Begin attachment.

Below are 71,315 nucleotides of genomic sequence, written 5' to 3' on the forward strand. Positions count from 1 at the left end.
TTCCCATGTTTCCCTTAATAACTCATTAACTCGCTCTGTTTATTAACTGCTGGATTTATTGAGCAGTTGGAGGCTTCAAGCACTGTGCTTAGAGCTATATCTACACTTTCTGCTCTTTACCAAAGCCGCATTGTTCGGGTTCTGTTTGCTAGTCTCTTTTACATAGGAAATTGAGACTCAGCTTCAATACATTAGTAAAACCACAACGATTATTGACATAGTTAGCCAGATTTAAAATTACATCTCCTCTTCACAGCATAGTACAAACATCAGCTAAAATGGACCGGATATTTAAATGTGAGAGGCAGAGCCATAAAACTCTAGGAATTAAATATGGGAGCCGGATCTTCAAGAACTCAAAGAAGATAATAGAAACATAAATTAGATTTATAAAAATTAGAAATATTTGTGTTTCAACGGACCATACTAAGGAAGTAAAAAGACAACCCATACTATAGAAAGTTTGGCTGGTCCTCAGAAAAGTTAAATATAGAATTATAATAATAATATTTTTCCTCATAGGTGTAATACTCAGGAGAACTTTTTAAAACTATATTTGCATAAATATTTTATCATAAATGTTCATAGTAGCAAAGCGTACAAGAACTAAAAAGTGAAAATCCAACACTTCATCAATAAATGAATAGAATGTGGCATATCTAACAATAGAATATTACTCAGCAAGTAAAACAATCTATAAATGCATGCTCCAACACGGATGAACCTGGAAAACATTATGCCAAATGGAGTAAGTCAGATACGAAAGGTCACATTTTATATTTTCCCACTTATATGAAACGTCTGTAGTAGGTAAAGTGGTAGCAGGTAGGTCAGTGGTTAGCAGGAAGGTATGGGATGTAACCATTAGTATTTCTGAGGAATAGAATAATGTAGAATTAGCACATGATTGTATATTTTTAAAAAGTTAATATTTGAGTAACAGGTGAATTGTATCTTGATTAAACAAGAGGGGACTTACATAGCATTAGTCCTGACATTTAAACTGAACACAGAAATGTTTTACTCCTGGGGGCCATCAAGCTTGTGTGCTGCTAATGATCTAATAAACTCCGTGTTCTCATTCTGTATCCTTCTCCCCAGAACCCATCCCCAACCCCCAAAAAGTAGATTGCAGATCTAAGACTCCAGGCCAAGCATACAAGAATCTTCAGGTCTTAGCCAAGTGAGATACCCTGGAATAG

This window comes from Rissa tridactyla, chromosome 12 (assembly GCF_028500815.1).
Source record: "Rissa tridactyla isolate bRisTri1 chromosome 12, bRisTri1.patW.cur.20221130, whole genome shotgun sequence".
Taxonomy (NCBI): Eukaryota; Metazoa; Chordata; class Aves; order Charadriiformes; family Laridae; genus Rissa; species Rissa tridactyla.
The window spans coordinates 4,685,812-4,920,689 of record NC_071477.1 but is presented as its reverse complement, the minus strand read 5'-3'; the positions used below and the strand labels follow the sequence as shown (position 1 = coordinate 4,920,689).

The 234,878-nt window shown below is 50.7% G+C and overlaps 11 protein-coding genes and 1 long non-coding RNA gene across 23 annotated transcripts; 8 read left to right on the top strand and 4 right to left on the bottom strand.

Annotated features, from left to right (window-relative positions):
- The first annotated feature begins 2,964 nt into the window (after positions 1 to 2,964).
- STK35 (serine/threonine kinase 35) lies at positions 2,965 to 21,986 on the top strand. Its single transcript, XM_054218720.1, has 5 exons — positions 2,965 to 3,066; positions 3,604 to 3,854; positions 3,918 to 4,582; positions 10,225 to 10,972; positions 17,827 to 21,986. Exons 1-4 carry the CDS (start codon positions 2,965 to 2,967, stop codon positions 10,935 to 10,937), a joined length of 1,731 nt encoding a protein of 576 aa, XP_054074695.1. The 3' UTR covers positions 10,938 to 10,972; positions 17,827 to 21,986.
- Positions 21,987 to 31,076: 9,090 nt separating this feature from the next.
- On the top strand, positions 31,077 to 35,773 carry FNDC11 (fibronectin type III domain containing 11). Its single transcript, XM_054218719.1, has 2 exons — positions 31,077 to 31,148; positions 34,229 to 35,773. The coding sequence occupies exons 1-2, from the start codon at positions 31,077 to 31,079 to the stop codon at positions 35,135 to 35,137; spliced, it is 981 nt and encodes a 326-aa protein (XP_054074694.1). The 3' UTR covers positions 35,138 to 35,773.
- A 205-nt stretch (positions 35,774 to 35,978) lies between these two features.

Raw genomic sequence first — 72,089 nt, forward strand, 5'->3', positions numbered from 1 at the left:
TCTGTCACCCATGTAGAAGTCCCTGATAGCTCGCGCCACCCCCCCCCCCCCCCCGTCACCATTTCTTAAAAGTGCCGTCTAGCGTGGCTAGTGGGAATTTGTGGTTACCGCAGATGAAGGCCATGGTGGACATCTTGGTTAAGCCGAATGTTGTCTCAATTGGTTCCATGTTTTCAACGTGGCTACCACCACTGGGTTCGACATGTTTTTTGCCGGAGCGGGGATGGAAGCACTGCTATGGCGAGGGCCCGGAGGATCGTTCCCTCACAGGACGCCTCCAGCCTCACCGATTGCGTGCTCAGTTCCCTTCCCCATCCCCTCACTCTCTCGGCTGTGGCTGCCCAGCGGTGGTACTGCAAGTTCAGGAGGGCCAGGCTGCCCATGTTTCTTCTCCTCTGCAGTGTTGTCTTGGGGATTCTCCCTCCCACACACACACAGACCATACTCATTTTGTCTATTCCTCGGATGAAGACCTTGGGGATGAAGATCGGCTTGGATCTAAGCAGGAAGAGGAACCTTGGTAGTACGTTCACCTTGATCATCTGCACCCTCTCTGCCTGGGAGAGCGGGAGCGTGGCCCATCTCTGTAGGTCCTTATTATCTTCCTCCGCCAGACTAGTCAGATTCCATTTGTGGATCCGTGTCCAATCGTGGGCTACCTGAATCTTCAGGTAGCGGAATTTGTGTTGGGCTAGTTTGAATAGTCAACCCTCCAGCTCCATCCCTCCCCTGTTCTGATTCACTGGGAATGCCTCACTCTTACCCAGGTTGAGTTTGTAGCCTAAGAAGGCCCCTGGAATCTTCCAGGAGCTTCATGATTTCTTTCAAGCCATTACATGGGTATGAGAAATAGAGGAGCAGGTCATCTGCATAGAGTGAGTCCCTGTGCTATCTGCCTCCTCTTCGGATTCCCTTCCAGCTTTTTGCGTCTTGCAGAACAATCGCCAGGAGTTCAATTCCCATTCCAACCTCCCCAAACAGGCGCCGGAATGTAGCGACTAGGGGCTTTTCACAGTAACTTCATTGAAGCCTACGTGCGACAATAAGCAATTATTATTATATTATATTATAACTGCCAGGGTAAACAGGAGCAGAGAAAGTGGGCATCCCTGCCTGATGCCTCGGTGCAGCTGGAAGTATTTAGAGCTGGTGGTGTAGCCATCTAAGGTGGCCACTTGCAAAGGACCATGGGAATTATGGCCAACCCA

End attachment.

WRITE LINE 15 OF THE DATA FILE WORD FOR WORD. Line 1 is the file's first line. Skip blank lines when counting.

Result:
TCTGTCACCCATGTAGAAGTCCCTGATAGCTCGCGCCACCCCCCCCCCCCCCCCGTCACCATTTCTTAAAAGTGCCGTCTAGCGTGGCTAGTGGGAATTTGTGGTTACCGCAGATGAAGGCCATGGTGGACATCTTGGTTAAGCCGAATGTTGTCTCAATTGGTTCCATGTTTTCAACGTGGCTACCACCACTGGGTTCGACATGTTTTTTGCCGGAGCGGGGATGGAAGCACTGCTATGGCGAGGGCCCGGAGGATCGTTCCCTCACAGGACGCCTCCAGCCTCACCGATTGCGTGCTCAGTTCCCTTCCCCATCCCCTCACTCTCTCGGCTGTGGCTGCCCAGCGGTGGTACTGCAAGTTCAGGAGGGCCAGGCTGCCCATGTTTCTTCTCCTCTGCAGTGTTGTCTTGGGGATTCTCCCTCCCACACACACACAGACCATACTCATTTTGTCTATTCCTCGGATGAAGACCTTGGGGATGAAGATCGGCTTGGATCTAAGCAGGAAGAGGAACCTTGGTAGTACGTTCACCTTGATCATCTGCACCCTCTCTGCCTGGGAGAGCGGGAGCGTGGCCCATCTCTGTAGGTCCTTATTATCTTCCTCCGCCAGACTAGTCAGATTCCATTTGTGGATCCGTGTCCAATCGTGGGCTACCTGAATCTTCAGGTAGCGGAATTTGTGTTGGGCTAGTTTGAATAGTCAACCCTCCAGCTCCATCCCTCCCCTGTTCTGATTCACTGGGAATGCCTCACTCTTACCCAGGTTGAGTTTGTAGCCTAAGAAGGCCCCTGGAATCTTCCAGGAGCTTCATGATTTCTTTCAAGCCATTACATGGGTATGAGAAATAGAGGAGCAGGTCATCTGCATAGAGTGAGTCCCTGTGCTATCTGCCTCCTCTTCGGATTCCCTTCCAGCTTTTTGCGTCTTGCAGAACAATCGCCAGGAGTTCAATTCCCATTCCAACCTCCCCAAACAGGCGCCGGAATGTAGCGACTAGGGGCTTTTCACAGTAACTTCATTGAAGCCTACGTGCGACAATAAGCAATTATTATTATATTATATTATAACTGCCAGGGTAAACAGGAGCAGAGAAAGTGGGCATCCCTGCCTGATGCCTCGGTGCAGCTGGAAGTATTTAGAGCTGGTGGTGTAGCCATCTAAGGTGGCCACTTGCAAAGGACCATGGGAATTATGGCCAACCCA